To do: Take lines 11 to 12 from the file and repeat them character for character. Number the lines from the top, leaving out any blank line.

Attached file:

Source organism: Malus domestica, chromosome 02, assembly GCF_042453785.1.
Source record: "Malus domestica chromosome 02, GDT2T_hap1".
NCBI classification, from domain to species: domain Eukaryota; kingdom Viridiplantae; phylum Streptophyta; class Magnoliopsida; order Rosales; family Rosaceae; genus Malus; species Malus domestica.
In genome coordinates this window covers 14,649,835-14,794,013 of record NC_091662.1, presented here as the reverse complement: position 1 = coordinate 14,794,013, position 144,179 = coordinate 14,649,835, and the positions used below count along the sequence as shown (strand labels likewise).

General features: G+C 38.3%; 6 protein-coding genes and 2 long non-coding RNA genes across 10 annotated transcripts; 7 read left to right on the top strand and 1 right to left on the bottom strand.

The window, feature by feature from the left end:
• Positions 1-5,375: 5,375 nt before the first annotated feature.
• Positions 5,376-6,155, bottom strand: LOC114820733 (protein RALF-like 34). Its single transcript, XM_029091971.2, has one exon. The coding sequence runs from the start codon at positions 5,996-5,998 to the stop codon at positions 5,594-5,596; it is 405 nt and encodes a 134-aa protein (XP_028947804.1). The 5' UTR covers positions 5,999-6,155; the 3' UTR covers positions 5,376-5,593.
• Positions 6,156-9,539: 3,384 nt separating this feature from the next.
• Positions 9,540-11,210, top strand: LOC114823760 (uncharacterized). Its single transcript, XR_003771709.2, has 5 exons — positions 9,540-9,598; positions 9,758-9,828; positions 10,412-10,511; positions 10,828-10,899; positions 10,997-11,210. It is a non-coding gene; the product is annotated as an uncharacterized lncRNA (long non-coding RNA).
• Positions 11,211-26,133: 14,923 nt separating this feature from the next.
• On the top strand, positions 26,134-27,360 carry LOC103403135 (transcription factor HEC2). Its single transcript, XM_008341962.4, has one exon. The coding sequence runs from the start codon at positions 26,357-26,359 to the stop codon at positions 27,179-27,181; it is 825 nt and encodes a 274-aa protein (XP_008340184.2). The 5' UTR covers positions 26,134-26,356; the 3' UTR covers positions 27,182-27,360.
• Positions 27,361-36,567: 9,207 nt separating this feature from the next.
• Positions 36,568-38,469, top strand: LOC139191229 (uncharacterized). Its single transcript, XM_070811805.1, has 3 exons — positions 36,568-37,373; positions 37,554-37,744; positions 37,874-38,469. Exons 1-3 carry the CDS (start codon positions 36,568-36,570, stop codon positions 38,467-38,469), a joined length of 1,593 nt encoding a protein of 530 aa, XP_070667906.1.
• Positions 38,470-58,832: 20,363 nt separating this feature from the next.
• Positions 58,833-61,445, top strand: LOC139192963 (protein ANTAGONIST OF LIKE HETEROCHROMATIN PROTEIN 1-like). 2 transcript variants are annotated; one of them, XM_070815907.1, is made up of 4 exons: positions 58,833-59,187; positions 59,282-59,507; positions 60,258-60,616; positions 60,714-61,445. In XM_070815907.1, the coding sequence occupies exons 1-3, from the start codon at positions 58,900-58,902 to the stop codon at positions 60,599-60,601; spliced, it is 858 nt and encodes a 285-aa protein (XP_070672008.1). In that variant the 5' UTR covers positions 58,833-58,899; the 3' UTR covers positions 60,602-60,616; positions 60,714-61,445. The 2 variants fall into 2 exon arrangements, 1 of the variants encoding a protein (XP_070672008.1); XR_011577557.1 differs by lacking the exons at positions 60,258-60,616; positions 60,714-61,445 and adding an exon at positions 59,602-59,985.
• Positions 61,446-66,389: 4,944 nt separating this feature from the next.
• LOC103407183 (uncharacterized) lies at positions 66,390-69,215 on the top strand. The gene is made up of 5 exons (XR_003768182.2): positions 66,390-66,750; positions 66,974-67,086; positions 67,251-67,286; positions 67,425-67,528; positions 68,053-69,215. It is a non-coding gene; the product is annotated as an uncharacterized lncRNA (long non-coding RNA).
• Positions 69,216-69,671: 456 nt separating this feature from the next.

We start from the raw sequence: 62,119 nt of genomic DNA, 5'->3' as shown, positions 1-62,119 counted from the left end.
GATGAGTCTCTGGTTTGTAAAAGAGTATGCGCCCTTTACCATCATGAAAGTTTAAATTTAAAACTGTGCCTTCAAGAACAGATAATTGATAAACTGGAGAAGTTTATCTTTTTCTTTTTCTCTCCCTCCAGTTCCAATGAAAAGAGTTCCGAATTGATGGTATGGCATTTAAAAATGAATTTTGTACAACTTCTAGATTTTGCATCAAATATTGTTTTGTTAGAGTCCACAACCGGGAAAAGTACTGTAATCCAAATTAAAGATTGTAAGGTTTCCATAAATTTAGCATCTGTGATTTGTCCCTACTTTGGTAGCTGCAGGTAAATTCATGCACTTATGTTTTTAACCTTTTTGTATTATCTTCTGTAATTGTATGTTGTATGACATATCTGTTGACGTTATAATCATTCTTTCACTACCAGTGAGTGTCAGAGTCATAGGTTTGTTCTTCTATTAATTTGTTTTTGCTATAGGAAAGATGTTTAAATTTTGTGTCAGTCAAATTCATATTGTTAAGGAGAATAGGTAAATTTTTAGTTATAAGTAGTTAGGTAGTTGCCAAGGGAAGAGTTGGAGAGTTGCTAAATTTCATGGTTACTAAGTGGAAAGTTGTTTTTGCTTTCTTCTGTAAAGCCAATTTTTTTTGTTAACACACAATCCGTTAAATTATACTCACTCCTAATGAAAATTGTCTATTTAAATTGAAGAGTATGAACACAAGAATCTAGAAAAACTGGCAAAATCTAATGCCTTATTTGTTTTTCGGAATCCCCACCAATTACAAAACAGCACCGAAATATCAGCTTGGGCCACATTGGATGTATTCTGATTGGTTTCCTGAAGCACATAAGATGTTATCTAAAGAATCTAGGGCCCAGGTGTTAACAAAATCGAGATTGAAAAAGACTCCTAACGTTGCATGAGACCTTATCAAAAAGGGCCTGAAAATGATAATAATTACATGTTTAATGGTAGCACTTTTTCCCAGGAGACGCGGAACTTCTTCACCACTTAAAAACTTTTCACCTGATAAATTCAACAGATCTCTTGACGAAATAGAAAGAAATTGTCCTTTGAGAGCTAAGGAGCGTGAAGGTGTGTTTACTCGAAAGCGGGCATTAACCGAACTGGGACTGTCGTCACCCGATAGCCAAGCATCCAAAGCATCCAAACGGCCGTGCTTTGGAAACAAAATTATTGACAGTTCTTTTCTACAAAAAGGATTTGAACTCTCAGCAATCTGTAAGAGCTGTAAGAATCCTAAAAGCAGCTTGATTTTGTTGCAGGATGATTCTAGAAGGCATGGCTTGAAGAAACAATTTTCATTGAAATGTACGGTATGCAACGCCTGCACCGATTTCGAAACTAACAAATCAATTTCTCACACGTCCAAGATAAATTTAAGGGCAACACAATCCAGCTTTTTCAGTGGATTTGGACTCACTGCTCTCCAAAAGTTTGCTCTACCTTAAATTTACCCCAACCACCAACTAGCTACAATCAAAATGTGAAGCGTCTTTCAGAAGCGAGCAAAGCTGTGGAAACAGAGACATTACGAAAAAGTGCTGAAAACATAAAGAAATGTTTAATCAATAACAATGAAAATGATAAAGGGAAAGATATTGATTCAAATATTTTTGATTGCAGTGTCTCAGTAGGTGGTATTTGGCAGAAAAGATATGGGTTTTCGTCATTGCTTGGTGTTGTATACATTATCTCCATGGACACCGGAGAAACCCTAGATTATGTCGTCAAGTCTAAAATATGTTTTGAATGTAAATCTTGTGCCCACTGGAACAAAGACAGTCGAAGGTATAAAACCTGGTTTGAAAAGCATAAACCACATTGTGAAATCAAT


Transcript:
• Positions 11,211-26,133: 14,923 nt separating this feature from the next.
• On the top strand, positions 26,134-27,360 carry LOC103403135 (transcription factor HEC2). Its single transcript, XM_008341962.4, has one exon. The coding sequence runs from the start codon at positions 26,357-26,359 to the stop codon at positions 27,179-27,181; it is 825 nt and encodes a 274-aa protein (XP_008340184.2). The 5' UTR covers positions 26,134-26,356; the 3' UTR covers positions 27,182-27,360.